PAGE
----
Adobe fixes Flash Player flaws that could lead to info theft, malware attacks
- 10 June, 2015 05:01
Adobe Systems fixed 13 security issues in Flash Player that could lead to serious attacks, including remote code execution and information disclosure.
Users should upgrade to Flash Player 18.104.22.168 for Windows and Mac, Adobe Flash Player 22.214.171.1246 for Linux, or Flash Player 126.96.36.1992 if they are on the extended support release channel.
Users of Internet Explorer on Windows 8.x and Google Chrome on Windows, Linux and Mac will receive the Flash Player update for their respective browser automatically.
Adobe also released updates for the AIR runtime on Windows, Mac and Android, as well AIR SDK and Compiler, because these programs bundle Flash Player.
Six of the new vulnerabilities patched in Flash Player could be exploited to achieve remote code execution. These are the kind of vulnerabilities used in drive-by download attacks launched through compromised websites or malicious ads to install malware on users' computers.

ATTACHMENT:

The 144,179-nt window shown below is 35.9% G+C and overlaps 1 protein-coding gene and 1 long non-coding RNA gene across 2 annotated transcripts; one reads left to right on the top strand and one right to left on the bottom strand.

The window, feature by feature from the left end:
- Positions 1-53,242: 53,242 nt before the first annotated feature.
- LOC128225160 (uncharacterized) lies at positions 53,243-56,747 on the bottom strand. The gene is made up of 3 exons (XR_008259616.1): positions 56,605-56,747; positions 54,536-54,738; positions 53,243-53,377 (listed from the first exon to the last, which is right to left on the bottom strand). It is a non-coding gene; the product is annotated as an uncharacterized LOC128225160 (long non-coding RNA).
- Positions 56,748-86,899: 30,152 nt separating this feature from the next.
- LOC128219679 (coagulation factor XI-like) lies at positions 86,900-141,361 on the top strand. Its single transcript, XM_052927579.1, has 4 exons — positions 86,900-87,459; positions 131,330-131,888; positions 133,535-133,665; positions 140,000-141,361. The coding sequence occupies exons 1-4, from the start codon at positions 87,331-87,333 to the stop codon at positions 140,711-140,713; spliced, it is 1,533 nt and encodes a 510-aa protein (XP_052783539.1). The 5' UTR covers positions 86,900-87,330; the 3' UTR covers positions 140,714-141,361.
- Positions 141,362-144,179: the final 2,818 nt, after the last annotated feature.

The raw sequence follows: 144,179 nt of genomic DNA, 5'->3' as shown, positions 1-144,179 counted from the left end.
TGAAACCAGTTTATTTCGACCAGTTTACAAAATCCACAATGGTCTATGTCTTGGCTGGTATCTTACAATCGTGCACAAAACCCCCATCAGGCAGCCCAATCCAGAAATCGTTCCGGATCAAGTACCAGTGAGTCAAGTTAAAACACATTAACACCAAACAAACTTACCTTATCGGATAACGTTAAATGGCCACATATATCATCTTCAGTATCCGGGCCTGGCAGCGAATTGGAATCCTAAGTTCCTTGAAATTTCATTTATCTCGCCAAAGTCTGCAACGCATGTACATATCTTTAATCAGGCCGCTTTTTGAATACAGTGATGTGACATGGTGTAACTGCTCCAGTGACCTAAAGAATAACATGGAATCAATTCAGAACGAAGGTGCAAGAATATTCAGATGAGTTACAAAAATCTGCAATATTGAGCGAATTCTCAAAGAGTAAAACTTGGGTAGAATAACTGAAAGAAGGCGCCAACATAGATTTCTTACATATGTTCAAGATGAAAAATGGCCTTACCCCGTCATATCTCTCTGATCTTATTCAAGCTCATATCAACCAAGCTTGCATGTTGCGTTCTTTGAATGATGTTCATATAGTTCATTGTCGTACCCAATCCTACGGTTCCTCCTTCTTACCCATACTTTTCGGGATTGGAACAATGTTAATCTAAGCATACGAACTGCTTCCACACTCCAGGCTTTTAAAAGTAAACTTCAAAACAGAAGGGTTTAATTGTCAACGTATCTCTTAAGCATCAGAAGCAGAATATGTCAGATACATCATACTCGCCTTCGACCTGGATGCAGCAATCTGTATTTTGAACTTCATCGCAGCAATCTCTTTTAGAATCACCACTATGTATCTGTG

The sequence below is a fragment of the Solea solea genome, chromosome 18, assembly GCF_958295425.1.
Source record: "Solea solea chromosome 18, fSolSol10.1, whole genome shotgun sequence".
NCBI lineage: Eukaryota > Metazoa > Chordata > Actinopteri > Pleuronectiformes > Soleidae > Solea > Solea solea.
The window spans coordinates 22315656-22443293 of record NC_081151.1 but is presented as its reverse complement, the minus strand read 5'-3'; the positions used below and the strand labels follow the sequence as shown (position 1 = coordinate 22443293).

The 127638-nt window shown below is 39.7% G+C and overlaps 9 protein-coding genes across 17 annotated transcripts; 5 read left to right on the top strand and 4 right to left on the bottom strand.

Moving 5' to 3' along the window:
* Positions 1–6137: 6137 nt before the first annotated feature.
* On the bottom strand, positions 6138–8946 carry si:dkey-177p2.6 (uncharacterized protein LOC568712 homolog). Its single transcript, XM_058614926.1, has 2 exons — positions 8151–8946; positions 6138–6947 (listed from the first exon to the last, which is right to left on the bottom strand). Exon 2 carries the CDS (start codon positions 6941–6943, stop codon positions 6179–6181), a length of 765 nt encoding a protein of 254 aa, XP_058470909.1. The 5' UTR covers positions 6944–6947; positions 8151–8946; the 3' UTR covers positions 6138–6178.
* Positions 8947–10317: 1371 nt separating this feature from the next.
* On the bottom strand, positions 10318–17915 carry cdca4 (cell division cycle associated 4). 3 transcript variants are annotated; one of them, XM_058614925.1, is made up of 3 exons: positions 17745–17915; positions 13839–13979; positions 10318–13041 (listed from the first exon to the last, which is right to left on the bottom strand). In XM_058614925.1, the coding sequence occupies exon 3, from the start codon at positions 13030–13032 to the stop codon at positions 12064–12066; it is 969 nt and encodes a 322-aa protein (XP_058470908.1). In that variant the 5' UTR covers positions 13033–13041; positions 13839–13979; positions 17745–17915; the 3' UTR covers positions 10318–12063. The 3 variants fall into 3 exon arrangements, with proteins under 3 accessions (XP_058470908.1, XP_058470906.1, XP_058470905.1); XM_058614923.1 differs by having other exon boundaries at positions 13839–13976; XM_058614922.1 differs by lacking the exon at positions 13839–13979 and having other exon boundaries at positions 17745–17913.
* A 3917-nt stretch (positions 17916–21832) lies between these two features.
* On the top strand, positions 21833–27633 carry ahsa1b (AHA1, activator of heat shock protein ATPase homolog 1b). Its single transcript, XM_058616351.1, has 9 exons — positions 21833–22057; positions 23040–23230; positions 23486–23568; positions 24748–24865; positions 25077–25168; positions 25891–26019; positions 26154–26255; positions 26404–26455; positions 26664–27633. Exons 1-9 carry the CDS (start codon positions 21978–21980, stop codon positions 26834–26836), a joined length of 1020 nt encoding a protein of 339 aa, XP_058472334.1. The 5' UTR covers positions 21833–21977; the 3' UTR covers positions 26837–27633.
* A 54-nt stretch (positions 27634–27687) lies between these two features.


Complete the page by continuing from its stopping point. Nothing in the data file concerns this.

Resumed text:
Adobe is not aware that any of the newly-patched vulnerabilities are being actively exploited by attackers. However, history has shown that attackers are quick to target new Flash flaws after a fix becomes available for them. Earlier this year, attackers started exploiting a Flash Player vulnerability just one week after Adobe released a patch for it.
The new Flash updates also fix four vulnerabilities that can be exploited to bypass the same-origin policy, a critical security mechanism in browsers that prevents code running on a website from accessing the content of other websites opened in the same browser. Without it, a rogue website could, for example, harvest the emails of users who have Gmail opened in another tab.
On Tuesday, Adobe again tried to patch a flaw it partially fixed twice before. That fix is for a publicly disclosed attack called the Rosetta Flash for which proof-of-concept exploits exist.
The remaining fixes in the new Flash Player updates address a flaw that can be used to bypass an OS anti-exploitation mechanism called the address space layout randomization (ASLR) and one that can be used to escalate the privilege of the Flash Player broker in Internet Explorer from low to medium integrity level.